A Comforting Analogy - page 2

by GinaDecorRN

3,150 Unique Views | 12 Comments

I don't force my faith on anyone, and would only share this if I felt it was appropriate with clients that may have talked openly about their belief in heaven and faith. Sunday mornings were always challenging when my son... Read More


  1. 1
    Quote from Tragically Hip
    For the admins: Shouldn't this thread be in the General Nursing > Nursing and Spirituality group rather than the Hospice Nursing group?

    It gets a bit slippery when a provider on whom a patient depends expresses his personal feelings about politics/spirituality/football teams. The patient is left to wonder that, should he express disagreement with his caregiver, that his care might suffer.

    I'd leave the spirital counseling to the pros, just as I'd hope the clergy would leave pain management to the medical staff.
    Because of the nature and design of the hospice model, nurses are often involved in meeting the spiritual needs of the patient.

    It is true that health professionals can create a dangerous environment for patients if the dialog becomes more focused on the beliefs of the professional rather than on the beliefs of the patient. This is why an excellent understanding and implementation of professional boundaries is so crucial to our work.
    GinaDecorRN likes this.
  2. 0
    Quote from tewdles
    Because of the nature and design of the hospice model, nurses are often involved in meeting the spiritual needs of the patient.
    Where in a nurse's training is "meeting the spiritual needs of the patient" covered? Is there a certification for it?

    Quote from tewdles
    It is true that health professionals can create a dangerous environment for patients if the dialog becomes more focused on the beliefs of the professional rather than on the beliefs of the patient. This is why an excellent understanding and implementation of professional boundaries is so crucial to our work.
    Indeed.
  3. 2
    tragically hip "where in a nurse's training is "meeting the spiritual needs of the patient" covered? is there a certification for it?"
    from the university of texas arlington school of nursing catalog :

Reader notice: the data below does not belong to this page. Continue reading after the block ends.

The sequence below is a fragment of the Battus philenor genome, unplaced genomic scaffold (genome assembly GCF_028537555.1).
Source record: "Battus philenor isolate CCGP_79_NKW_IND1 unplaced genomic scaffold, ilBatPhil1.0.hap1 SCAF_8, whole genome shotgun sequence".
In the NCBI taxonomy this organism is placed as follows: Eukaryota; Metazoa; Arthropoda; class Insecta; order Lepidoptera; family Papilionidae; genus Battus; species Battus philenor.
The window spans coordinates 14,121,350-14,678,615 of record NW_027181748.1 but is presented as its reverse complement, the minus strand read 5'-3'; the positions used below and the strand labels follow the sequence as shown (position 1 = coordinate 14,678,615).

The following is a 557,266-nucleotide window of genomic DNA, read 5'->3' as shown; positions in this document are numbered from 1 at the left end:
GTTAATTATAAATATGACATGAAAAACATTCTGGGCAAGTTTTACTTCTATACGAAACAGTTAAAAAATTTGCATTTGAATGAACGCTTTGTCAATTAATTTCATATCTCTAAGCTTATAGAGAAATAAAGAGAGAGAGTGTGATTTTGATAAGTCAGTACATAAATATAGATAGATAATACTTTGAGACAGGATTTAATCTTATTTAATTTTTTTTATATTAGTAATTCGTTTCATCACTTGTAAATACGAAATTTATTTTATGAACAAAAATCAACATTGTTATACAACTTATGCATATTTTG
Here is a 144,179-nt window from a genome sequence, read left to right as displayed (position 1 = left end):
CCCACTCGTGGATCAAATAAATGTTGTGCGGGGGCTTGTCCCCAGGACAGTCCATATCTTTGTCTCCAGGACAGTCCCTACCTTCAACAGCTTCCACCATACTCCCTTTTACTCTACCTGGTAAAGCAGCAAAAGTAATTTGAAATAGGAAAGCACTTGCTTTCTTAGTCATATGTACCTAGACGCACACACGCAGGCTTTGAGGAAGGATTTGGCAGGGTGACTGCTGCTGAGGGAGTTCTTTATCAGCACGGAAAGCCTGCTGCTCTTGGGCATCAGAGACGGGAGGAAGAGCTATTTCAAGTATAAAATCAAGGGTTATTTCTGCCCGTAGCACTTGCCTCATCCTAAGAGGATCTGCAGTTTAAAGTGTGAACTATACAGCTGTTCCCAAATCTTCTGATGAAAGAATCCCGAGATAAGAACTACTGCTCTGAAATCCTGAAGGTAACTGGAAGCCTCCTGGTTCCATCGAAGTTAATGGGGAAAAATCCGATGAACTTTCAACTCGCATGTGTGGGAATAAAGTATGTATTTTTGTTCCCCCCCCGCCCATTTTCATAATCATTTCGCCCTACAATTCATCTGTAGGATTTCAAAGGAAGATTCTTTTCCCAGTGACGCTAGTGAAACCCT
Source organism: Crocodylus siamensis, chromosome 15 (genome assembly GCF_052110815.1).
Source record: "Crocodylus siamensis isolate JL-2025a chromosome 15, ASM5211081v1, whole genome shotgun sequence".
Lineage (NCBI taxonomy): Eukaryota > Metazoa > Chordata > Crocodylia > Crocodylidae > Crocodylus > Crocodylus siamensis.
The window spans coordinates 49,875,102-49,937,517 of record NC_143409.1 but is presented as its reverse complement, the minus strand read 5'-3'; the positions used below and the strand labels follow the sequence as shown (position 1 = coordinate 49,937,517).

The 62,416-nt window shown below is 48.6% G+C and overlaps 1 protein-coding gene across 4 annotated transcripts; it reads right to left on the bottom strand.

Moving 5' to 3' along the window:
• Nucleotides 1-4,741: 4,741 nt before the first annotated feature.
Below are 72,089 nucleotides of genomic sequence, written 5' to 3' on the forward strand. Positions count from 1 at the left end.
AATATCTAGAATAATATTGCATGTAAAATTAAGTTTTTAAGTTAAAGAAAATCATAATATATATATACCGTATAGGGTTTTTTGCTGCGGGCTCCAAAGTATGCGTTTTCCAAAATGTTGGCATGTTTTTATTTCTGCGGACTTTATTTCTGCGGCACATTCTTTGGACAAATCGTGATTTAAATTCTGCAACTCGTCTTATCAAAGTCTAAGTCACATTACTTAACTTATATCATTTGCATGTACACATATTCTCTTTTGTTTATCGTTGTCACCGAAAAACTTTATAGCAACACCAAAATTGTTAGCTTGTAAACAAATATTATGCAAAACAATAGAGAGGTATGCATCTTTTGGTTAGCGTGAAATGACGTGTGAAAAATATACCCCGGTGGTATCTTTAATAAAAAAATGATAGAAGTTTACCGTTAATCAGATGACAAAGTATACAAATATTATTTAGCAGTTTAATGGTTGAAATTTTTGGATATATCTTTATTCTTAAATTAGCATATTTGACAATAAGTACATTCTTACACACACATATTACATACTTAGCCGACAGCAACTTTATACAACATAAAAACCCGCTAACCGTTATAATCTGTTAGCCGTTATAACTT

nurs 3362. spiritual care in nursing (3-0) 3 hours credit.
    students will explore the aspects of spiritual care including the meaning of spirituality, assessment of spiritual well-being, diagnosis of spiritual needs, delivery of spiritual care, and evaluation of intervention effectiveness. transcultural views of spirituality will be discussed along with ethical implications of spiritual care in nursing. prerequisite:nurs 2240, 3420, 2365, 2366, 3532 or registered nurse students.
    nurs 3356. nursing care at the end of life (3-0) 3 hours credit. an overview of the nursing care of the terminally ill patient and family. explores the impact of personal values and beliefs about death on nursing care, the physiology of end stage disease processes, clinical approaches to pain and symptom management, societal issues and trends in end of life care and models of care delivery. prerequisite:bsn students must complete all required junior ii courses, or registered nurse students.
    nurs 3425. holistic health assessment (3-3) 4 hours credit. theory and practice of holistic health assessment of individuals and families across the life span with emphasis on normal findings. registered nurse students only. prerequisite: nurs 3342 or 3442. *

    many nursing courses consider the whole patient under the description of holistic nursing. body, mind and spirit. we are not mechanics taking care of the broken parts of a body but caring for the whole patient in their situation which is where family nursing comes in. the multi-faceted dynamics we deal with as nurses makes our work both challenging and rewarding. this is done as professionals maintaining boundaries to protect our patients and ourselves.
    if you have ever held a patients hand, that is holistic nursing, if you haven't then you are missing out.


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